My first name (of the two usual ones)12 I was always called at home as a boy and often since by certain intimates. My Vancouver family the Fewsters13 always call me that. But I don’t care for it much simply as a name. It never seems to fit me really. I have had many familiar more-or-less intimate names. But what I often think I need is a new name. Do you know all about that mystery of the New Name? Where does one get it—if not in being admitted to some Indian tribe? If I could be endowed with a new magical name, perhaps I could get away from my old tiresome evil self and write all new, in a new style, wondrous new beautiful things.

Ah me!

 

With dear love to you

 

Carman

 

P.S. The writer of the foregoing epistle is commonly so known, but is really anonymous!


  1. In a letter of September 8, 1927, Lawrence tells Carman that she will be leaving Toronto on September 12 for a short holiday in Niagara-on-the-Lake. She also expresses the wish that Carman could join her there and anticipates a respite from the hustle and bustle of the city. [back]

  2. Carman is remembering the final line of the opening stanza of "Waiting" (1862), a poem by the American nature writer John Burroughs (1837-1921):

    Serene, I fold my hands and wait,
         Nor care for wind, nor tide, nor sea;
    I rave no more ’gainst time or fate,
         For lo! my own shall come to me.
    [back]

  3. Jiddu Krishnamurti (see Letters 2 n.1 and 5 n.8). [back]

  4. In her letter of September 8, Lawrence explains the difficulties that an intellectual and spiritual woman faces in trying to find a congenial mate. [back]

  5. See Letter 6 n.1. [back]

  6. See Letter 6 n.3. [back]

  7. Carman’s Ballads and Lyrics, ed. R.H. Hathaway (Toronto: McClelland and Stewart, 1923). [back]

  8. Songs from Vagabondia (1894), More Songs from Vagabondia (1896), Last Songs from Vagabondia (1901), and Echoes from Vagabondia (1912). The first three of these volumes contain poems by both Carman and Richard Hovey. The last contains poems by Carman alone. [back]

  9. In the Author’s Note to Ballads and Lyrics, Carman states that the collection is made up of poems taken from Low Tide on Grand Pré (1893), Behind the Arras (1895), Ballads of Lost Haven (1897), By the Aurelian Wall, and Other Elegies (1898), and A Winter Holiday (1899), as well as from the Vagabondia series. [back]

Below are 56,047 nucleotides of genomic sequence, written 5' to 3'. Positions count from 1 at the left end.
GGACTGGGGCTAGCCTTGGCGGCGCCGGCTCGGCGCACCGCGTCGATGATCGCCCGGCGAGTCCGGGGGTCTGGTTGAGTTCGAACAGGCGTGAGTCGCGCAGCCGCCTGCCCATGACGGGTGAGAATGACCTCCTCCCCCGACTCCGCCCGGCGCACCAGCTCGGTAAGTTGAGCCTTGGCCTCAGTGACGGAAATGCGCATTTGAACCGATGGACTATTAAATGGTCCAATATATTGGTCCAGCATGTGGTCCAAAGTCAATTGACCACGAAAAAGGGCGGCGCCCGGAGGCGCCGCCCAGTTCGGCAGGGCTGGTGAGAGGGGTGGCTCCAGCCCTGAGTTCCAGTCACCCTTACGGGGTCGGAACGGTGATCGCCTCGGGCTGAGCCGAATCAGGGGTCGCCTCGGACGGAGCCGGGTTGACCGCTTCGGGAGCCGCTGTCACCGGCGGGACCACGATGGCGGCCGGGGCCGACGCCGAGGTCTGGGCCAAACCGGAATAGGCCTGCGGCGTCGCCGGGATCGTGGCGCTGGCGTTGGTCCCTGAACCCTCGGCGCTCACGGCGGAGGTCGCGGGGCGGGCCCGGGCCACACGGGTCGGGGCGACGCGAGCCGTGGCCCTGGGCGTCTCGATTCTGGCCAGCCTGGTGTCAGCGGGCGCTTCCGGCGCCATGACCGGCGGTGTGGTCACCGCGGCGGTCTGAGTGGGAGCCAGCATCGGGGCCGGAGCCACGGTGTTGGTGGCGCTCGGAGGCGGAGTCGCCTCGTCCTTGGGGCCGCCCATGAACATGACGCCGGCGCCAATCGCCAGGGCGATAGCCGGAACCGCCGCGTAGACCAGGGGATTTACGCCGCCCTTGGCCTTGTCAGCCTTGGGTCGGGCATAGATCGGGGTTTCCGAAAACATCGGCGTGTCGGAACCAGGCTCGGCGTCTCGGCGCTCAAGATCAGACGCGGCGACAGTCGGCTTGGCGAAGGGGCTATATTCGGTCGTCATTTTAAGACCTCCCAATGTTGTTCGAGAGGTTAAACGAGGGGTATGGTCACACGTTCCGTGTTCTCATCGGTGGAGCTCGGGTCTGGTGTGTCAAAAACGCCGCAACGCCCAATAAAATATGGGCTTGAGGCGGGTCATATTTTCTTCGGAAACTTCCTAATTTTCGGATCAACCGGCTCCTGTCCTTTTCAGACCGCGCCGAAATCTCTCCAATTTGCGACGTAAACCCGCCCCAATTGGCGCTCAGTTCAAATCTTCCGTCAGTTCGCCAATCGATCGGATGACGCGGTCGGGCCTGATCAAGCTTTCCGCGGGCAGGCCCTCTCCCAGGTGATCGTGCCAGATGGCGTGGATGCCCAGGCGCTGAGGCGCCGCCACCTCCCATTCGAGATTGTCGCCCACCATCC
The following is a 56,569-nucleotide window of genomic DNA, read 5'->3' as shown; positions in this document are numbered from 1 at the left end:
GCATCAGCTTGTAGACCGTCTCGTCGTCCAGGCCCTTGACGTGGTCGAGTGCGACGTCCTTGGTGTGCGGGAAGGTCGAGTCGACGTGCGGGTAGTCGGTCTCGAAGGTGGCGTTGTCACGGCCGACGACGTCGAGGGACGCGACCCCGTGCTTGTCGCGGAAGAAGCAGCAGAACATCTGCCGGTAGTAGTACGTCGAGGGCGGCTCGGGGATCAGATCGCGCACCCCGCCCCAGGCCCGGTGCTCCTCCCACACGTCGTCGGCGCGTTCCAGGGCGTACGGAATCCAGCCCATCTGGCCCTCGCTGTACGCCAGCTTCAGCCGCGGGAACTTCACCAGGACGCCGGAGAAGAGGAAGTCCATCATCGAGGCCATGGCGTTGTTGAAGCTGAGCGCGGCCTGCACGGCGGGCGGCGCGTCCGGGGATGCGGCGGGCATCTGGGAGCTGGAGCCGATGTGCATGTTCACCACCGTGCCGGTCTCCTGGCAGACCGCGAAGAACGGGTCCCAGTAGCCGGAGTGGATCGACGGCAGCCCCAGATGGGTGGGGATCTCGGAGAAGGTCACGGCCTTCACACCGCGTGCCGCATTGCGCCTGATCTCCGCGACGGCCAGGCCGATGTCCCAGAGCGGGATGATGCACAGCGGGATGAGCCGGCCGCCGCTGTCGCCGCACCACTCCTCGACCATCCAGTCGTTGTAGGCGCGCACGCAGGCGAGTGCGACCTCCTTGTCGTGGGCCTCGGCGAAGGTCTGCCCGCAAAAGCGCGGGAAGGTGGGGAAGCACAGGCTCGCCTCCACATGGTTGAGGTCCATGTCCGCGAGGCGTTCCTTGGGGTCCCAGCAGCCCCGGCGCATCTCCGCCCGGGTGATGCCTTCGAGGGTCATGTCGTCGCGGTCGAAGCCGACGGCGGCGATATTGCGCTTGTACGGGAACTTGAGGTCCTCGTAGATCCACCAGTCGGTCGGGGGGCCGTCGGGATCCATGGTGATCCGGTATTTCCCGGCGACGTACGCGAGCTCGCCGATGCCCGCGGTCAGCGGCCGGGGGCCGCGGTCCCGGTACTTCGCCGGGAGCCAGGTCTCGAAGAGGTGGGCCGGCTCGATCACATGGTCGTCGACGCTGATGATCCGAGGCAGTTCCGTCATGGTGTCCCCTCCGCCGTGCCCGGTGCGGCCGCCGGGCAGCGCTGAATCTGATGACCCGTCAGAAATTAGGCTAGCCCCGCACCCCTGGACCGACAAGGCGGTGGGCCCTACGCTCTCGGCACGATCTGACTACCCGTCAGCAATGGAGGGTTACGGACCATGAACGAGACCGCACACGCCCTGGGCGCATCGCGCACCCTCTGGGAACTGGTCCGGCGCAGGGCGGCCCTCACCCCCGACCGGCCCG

10. Behind the Arras. A Book of the Unseen (1895). [back]

  11. The deluxe two-volume edition of Carman’s Poems published in New York by Scott-Thaw and in London by John Murray in 1904, and reissued in Boston by L.C. Page in 1905 with minor alterations. [back]

  12. Carman was christened William Bliss Carman. [back]

  13. Ernest Philip Fewster (1868-1947) and his wife Grace were close friends of Carman who lived in Vancouver, BC. Both were physicians and theosophists, two vocations that provided the basis of their friendship with Carman: in 1920 they sent him a cheque to help cover his medical expenses, and his correspondence with them frequently touches upon theosophical themes (see Letters 267-68 and 299f). "‘Shamballah’ is quite a long rigmarole, and threatens to lose itself in verbiage," he told Grace Fewster in December, 1922; "I have spent some time in the very pleasant reading room of the United Theosophists near here [in Los Angeles, California] in connection with these shambling Shamballistics" (Letters 299). Carman dedicated Wild Garden (1929) to Ernest Fewster as the "Master of Ancient Wisdom" and his title may be a deliberate echo of Fewster’s 1926 collection of essays, My Garden Dreams. In the ’thirties and ’forties Ernest Fewster published several collections of poetry and he set down his recollections of Carman in "Bliss Carman in Vancouver," Acadie 1 (July, 1930), 25-27. [back]